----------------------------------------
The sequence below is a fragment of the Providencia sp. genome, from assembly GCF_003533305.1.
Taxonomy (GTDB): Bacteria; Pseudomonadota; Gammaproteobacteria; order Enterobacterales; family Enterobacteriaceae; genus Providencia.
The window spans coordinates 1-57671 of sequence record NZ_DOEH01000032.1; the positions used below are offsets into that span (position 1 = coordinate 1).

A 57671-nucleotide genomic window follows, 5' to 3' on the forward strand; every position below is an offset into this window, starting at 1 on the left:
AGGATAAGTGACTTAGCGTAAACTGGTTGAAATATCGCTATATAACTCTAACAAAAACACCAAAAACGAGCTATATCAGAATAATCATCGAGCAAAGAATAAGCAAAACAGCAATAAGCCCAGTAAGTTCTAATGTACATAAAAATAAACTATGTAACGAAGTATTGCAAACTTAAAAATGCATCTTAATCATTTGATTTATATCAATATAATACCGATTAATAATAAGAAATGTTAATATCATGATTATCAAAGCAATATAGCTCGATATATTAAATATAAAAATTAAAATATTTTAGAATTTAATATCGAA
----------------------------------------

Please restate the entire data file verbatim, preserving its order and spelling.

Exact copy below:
The sequence below is a fragment of the Providencia sp. genome, from assembly GCF_003533305.1.
Taxonomy (GTDB): Bacteria; Pseudomonadota; Gammaproteobacteria; order Enterobacterales; family Enterobacteriaceae; genus Providencia.
The window spans coordinates 1-57671 of sequence record NZ_DOEH01000032.1; the positions used below are offsets into that span (position 1 = coordinate 1).

A 57671-nucleotide genomic window follows, 5' to 3' on the forward strand; every position below is an offset into this window, starting at 1 on the left:
AGGATAAGTGACTTAGCGTAAACTGGTTGAAATATCGCTATATAACTCTAACAAAAACACCAAAAACGAGCTATATCAGAATAATCATCGAGCAAAGAATAAGCAAAACAGCAATAAGCCCAGTAAGTTCTAATGTACATAAAAATAAACTATGTAACGAAGTATTGCAAACTTAAAAATGCATCTTAATCATTTGATTTATATCAATATAATACCGATTAATAATAAGAAATGTTAATATCATGATTATCAAAGCAATATAGCTCGATATATTAAATATAAAAATTAAAATATTTTAGAATTTAATATCGAA